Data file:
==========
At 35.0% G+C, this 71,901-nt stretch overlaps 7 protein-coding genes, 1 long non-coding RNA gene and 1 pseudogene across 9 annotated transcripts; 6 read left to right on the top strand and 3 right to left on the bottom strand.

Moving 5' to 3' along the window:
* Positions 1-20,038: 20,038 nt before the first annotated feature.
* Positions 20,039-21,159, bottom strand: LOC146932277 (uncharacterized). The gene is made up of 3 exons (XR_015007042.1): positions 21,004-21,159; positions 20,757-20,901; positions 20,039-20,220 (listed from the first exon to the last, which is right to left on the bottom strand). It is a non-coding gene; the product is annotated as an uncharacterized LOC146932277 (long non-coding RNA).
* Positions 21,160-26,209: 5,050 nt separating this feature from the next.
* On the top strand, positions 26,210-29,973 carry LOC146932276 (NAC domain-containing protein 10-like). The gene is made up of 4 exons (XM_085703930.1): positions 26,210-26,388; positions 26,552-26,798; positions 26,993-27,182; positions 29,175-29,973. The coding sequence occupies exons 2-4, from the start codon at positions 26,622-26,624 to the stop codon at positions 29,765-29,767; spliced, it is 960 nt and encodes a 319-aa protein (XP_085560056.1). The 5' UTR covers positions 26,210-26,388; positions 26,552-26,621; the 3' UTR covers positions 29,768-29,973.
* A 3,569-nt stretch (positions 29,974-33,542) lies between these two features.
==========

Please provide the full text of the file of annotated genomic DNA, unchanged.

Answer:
At 35.0% G+C, this 71,901-nt stretch overlaps 7 protein-coding genes, 1 long non-coding RNA gene and 1 pseudogene across 9 annotated transcripts; 6 read left to right on the top strand and 3 right to left on the bottom strand.

Moving 5' to 3' along the window:
* Positions 1-20,038: 20,038 nt before the first annotated feature.
* Positions 20,039-21,159, bottom strand: LOC146932277 (uncharacterized). The gene is made up of 3 exons (XR_015007042.1): positions 21,004-21,159; positions 20,757-20,901; positions 20,039-20,220 (listed from the first exon to the last, which is right to left on the bottom strand). It is a non-coding gene; the product is annotated as an uncharacterized LOC146932277 (long non-coding RNA).
* Positions 21,160-26,209: 5,050 nt separating this feature from the next.
* On the top strand, positions 26,210-29,973 carry LOC146932276 (NAC domain-containing protein 10-like). The gene is made up of 4 exons (XM_085703930.1): positions 26,210-26,388; positions 26,552-26,798; positions 26,993-27,182; positions 29,175-29,973. The coding sequence occupies exons 2-4, from the start codon at positions 26,622-26,624 to the stop codon at positions 29,765-29,767; spliced, it is 960 nt and encodes a 319-aa protein (XP_085560056.1). The 5' UTR covers positions 26,210-26,388; positions 26,552-26,621; the 3' UTR covers positions 29,768-29,973.
* A 3,569-nt stretch (positions 29,974-33,542) lies between these two features.